My primary current research project is a large-scale scholarly monograph on the earliest roots of blackface minstrelsy, the early 19th century street idiom which synthesized African-American and Anglo-Celtic styles to create the first great American popular music. I am also heavily involved in expanding the range and visibility of the work done by my own Vernacular Music Center, and the activities of the Celtic Ensemble, a unique ensemble among North American music conservatory programs.6. What advice do you have for new faculty members on balancing all of the components of an integrated scholar into their careers (academics, research, service)?
Although I would certainly not think of myself as exemplifying effective integration of al these elements--I am acutely aware of my own limitations and inefficiencies--I have found the following dicta to be practical and useful:7. Lastly, please provide us with some background information to help people get to know you. What is your official title, educational background and hometown?
- Cultivate the ability to concentrate closely in short bursts of time. Available time for one's own research is never sufficiently great and it is always prone to interruption; therefore, it is important to be able to muster concentration in shorter bursts.
- Related to the above: identify those patterns in your calendar and schedule in which your concentration is best and most suited for certain types of activities, and protect those times for your own work. I get up at 4:30AM, six days a week, for this reason.
- Develop a physical and a spiritual discipline. Do something outdoors and something physical every day. I bicycle, garden, do yoga and martial arts.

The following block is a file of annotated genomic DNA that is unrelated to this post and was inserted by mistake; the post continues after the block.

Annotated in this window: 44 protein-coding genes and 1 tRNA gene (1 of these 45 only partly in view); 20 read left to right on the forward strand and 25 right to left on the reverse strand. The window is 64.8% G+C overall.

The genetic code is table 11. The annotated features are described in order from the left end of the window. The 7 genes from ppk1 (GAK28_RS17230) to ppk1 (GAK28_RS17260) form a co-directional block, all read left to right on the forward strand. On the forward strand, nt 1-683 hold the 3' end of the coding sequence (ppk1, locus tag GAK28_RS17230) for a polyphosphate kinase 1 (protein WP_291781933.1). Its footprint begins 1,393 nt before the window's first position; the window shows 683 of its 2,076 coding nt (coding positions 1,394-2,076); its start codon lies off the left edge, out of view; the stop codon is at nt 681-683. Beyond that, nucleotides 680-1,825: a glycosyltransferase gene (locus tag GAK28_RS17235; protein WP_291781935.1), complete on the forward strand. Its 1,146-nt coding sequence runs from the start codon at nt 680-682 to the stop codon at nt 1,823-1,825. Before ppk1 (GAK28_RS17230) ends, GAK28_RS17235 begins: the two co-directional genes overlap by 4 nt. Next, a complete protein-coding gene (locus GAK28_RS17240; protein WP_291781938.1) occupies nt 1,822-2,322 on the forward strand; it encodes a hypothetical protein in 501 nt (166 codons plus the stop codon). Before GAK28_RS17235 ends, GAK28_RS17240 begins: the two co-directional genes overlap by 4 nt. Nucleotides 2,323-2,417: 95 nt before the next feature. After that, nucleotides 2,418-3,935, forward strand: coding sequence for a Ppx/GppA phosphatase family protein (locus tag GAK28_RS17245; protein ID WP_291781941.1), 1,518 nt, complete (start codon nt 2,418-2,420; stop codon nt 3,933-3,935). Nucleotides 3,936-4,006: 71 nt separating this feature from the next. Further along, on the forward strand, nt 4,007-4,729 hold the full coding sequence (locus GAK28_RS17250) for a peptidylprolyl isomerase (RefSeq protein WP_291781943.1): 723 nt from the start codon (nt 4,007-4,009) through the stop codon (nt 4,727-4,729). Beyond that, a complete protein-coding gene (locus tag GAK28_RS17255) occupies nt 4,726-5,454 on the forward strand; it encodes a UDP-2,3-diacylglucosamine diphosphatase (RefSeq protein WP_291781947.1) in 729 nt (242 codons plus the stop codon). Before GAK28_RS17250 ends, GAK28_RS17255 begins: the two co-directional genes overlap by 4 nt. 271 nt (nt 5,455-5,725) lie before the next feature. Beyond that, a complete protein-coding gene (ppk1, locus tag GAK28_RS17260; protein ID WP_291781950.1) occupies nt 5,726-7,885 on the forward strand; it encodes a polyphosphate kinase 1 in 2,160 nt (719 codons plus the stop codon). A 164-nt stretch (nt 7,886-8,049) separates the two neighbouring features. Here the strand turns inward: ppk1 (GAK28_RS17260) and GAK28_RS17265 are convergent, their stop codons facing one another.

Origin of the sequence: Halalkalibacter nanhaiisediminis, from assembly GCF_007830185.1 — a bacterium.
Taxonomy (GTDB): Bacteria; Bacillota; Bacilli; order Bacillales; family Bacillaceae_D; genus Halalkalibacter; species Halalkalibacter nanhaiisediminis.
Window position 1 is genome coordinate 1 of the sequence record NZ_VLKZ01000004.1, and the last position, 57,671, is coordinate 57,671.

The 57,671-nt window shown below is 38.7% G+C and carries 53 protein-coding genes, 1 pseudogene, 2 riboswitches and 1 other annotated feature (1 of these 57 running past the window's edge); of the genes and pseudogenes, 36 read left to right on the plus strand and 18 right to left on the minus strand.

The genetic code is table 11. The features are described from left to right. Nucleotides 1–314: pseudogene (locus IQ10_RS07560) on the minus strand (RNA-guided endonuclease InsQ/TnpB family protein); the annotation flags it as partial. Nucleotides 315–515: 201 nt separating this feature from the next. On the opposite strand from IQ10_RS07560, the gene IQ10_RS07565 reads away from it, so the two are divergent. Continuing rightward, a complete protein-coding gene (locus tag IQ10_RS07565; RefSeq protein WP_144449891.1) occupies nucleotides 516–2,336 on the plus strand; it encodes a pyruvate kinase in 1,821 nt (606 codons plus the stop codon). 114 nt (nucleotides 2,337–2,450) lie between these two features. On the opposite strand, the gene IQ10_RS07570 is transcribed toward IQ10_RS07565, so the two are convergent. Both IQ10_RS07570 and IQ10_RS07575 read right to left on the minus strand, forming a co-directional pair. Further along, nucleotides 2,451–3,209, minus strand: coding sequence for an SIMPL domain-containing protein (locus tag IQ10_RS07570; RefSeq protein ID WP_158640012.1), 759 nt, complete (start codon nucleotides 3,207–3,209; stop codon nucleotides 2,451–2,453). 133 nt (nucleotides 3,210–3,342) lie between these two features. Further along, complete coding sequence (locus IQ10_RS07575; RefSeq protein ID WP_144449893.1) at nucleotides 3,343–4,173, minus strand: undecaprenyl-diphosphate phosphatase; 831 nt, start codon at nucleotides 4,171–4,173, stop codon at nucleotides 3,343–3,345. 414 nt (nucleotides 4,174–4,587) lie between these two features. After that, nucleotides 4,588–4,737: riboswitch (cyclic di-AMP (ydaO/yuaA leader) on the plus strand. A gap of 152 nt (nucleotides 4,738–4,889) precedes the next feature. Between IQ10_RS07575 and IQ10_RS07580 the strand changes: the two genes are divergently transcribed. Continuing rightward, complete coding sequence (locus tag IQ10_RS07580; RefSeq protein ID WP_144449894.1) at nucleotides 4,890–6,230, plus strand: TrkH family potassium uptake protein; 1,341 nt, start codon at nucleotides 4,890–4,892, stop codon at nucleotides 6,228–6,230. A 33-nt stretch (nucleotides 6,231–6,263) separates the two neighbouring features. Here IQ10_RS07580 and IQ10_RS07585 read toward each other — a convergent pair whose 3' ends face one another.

- Invest effort not only in your own work, but also in communicating and collaborating with colleagues, making sure that they know what you are working on. Work a little bit harder and be a little bit friendlier--this pays large dividends.
I am Associate Professor of Musicology; I serve as Chair of Musicology, director of the Vernacular Music Center, and director of the Celtic Ensemble. I hold a BA (Music) from the University of Massachusetts, and a Master's in Music (Jazz Studies) and Ph.D. in Musicology, from Indiana University. I was born on the north shore of Massachusetts, in a small town called Marblehead (home of the painting The Spirit of '76), but have lived, worked, and played music in Cambridge MA, Manhattan, Chicago, and New Orleans, as well. My wife Dharmonia (also professor of Musicology at the university) and I lived in southern Indiana for 12 years, and here in Lubbock since 2000, but my heart is still in the foothills and seashores of northern New England.
Learning to really dig it when my own students come up with music/nerd jokes we did back in the day, viz: "International House of Purcell".
Posted by CJS at 9:23 AM
Wednesday, July 28, 2010
Marc Ambinder nails the Republican "leadership":
The Republicans want to be mayors of crazy-town. They've embraced a fringe and proto-racist isolationist and ignorant conservative populism that has no solutions for fixing anything and the collective intelligence of a wine flask.No great surprise there. It's the same thing they did in '56 and after in attempting to shut down the Civil Rights movement. Equally stupid as a long-term policy, but in the short term, it led to lynchings, bombings, and a whole lot of needless suffering.
Probably will this time, too.